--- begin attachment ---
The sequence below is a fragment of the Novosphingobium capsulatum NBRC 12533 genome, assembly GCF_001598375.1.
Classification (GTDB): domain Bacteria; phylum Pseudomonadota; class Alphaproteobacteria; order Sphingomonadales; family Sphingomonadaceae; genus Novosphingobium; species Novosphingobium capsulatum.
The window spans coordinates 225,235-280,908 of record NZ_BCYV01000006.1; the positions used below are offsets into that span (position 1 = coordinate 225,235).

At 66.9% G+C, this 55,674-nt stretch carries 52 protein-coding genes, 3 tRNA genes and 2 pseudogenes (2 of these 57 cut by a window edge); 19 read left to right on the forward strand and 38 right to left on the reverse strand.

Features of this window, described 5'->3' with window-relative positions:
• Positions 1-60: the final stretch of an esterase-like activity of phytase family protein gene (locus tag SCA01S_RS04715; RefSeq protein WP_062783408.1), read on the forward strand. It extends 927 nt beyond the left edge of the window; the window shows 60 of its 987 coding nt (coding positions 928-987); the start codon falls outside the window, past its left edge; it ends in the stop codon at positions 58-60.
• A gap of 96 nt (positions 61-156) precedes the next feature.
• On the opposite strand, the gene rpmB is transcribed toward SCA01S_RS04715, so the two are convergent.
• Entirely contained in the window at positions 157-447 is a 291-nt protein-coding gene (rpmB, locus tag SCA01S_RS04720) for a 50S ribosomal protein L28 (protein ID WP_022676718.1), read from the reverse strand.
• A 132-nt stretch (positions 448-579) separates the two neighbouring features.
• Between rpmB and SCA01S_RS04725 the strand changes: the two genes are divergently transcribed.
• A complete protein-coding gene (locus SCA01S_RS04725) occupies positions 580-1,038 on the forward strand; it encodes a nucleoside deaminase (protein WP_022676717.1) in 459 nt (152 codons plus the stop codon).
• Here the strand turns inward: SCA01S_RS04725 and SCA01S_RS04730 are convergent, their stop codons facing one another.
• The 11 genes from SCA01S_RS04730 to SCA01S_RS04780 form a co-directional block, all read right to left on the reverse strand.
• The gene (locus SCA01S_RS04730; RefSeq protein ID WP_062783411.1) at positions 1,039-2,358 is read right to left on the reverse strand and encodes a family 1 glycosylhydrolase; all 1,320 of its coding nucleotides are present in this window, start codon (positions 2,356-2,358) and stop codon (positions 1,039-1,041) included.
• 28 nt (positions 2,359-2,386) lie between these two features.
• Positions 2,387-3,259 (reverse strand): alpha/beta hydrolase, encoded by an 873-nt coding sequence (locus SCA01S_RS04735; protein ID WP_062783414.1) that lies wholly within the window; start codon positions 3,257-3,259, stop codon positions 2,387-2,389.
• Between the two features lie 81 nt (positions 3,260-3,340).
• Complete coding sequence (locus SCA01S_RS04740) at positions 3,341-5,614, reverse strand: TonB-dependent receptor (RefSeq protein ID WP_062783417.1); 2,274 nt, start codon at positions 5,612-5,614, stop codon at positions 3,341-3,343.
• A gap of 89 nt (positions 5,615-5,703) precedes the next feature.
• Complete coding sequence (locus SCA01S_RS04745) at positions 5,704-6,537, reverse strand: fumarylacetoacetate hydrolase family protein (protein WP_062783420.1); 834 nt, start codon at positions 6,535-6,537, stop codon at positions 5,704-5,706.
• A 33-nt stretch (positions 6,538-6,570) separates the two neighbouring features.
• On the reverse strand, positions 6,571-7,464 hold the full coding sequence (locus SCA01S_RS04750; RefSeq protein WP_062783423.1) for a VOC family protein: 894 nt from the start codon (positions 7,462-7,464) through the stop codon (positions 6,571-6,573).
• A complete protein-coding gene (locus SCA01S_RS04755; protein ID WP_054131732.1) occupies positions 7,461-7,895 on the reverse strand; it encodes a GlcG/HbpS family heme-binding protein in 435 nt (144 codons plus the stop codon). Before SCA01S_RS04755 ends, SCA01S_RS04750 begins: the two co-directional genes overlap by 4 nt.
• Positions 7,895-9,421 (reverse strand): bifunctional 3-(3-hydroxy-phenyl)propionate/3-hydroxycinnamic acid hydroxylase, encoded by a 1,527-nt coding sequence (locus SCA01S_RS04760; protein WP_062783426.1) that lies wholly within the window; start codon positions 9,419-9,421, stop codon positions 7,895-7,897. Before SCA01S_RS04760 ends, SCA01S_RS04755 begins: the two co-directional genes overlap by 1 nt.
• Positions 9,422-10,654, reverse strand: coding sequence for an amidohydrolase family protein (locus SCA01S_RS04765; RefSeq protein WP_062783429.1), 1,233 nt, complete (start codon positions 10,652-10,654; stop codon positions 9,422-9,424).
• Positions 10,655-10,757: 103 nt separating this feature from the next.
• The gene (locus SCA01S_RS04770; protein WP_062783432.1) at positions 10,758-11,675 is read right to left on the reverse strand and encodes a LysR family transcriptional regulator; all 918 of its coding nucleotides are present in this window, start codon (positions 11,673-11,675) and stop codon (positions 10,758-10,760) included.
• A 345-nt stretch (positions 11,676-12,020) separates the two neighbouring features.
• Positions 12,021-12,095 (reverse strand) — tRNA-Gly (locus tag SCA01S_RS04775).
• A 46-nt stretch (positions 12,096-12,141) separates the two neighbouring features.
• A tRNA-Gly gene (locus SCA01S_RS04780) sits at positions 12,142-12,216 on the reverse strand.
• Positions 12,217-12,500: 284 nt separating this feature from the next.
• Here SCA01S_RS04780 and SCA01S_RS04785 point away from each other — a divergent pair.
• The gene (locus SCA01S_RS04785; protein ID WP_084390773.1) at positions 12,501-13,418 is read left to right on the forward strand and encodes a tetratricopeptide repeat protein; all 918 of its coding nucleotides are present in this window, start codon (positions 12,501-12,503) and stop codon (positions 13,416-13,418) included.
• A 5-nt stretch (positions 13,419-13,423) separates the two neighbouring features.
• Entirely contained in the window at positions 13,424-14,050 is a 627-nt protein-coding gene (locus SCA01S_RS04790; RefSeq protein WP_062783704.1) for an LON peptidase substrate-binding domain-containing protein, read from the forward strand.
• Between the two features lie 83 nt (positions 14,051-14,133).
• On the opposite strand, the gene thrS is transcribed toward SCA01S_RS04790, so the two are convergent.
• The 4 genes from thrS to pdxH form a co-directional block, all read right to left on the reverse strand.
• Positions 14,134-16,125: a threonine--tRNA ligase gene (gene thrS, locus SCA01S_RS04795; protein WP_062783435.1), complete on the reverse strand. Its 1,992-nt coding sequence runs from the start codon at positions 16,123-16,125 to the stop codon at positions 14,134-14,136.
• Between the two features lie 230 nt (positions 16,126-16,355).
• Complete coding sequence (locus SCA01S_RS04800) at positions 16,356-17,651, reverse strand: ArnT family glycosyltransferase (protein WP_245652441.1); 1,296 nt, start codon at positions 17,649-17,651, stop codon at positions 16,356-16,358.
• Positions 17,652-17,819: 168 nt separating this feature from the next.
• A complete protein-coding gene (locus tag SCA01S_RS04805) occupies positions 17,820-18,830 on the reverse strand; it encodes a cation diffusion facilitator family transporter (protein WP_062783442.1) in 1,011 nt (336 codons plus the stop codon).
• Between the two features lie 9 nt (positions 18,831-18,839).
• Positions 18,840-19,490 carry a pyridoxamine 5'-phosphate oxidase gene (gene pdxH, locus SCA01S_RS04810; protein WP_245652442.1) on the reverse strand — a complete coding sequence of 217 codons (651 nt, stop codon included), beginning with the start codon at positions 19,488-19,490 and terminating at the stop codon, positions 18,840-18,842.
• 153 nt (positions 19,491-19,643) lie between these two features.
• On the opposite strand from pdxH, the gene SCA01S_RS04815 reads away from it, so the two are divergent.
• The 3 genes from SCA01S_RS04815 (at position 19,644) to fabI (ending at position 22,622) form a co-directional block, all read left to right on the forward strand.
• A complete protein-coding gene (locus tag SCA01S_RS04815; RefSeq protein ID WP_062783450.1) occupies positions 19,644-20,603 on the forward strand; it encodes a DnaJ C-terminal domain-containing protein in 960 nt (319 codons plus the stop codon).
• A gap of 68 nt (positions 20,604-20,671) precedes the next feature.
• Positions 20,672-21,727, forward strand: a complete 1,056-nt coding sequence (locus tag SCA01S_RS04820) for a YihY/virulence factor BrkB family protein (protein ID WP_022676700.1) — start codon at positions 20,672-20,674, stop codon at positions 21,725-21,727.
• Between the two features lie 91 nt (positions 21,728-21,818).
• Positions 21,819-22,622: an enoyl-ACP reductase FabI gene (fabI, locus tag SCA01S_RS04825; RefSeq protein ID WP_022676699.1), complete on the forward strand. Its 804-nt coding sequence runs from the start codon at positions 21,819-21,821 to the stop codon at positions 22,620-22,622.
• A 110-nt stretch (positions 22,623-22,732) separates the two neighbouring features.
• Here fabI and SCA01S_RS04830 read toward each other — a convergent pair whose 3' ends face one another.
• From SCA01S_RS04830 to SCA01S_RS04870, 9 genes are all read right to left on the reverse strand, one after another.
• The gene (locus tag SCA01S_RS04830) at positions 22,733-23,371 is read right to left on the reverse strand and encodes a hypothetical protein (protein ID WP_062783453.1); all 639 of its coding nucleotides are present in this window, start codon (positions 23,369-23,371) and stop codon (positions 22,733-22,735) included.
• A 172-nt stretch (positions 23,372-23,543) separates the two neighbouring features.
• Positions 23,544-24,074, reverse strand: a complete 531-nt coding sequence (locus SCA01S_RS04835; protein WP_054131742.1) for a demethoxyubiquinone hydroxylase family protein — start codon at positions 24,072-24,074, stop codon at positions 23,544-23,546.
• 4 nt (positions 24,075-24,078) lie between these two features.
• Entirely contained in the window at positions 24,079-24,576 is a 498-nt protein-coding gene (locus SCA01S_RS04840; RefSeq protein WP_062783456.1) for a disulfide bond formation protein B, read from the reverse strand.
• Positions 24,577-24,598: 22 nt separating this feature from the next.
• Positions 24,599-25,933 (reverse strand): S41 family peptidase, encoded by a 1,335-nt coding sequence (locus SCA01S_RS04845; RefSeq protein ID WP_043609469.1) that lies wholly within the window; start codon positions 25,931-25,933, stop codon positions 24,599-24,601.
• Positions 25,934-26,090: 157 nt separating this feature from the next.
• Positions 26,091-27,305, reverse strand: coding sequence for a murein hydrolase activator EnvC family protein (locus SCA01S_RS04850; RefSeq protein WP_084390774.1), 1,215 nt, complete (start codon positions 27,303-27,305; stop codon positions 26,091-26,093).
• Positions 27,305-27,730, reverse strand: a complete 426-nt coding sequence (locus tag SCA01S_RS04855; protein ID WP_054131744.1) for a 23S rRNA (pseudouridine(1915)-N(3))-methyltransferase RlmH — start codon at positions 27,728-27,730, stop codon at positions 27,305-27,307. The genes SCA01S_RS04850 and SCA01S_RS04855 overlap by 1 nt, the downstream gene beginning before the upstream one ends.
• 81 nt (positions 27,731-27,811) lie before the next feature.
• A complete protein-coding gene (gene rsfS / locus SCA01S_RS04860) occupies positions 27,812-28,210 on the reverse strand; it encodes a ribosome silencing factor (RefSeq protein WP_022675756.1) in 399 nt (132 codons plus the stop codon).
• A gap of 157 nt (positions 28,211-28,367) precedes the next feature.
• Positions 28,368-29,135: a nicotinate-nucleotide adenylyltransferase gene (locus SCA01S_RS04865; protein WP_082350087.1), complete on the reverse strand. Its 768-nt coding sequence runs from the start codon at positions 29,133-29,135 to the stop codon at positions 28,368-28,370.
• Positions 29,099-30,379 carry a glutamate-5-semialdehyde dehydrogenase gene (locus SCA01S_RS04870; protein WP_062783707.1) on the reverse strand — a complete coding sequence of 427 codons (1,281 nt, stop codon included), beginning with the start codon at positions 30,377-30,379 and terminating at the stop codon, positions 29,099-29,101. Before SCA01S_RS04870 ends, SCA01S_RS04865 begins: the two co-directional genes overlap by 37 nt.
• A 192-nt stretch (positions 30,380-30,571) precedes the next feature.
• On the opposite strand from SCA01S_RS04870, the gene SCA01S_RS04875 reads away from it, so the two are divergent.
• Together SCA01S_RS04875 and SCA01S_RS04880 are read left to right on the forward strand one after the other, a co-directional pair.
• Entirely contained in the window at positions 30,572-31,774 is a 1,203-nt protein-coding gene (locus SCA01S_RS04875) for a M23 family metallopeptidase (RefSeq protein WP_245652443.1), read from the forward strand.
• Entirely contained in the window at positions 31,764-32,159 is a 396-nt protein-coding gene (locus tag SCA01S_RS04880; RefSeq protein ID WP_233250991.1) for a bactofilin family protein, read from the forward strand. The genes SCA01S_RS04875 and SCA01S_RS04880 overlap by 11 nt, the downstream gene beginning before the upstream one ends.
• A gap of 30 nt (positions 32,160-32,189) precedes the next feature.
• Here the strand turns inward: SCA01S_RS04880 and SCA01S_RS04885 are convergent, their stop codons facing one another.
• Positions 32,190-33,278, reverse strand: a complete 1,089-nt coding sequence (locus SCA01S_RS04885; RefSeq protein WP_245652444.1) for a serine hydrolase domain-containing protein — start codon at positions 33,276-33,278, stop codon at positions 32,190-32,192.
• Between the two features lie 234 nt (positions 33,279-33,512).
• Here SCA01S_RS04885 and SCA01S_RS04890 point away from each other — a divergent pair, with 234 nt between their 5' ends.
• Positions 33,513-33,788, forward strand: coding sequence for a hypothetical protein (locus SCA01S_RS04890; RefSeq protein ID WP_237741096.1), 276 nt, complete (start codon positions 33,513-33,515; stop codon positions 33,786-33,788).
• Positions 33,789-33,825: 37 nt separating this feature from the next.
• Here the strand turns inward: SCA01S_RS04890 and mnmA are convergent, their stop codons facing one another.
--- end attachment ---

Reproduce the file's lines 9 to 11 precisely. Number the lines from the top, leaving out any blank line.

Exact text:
• Entirely contained in the window at positions 157-447 is a 291-nt protein-coding gene (rpmB, locus tag SCA01S_RS04720) for a 50S ribosomal protein L28 (protein ID WP_022676718.1), read from the reverse strand.
• A 132-nt stretch (positions 448-579) separates the two neighbouring features.
• Between rpmB and SCA01S_RS04725 the strand changes: the two genes are divergently transcribed.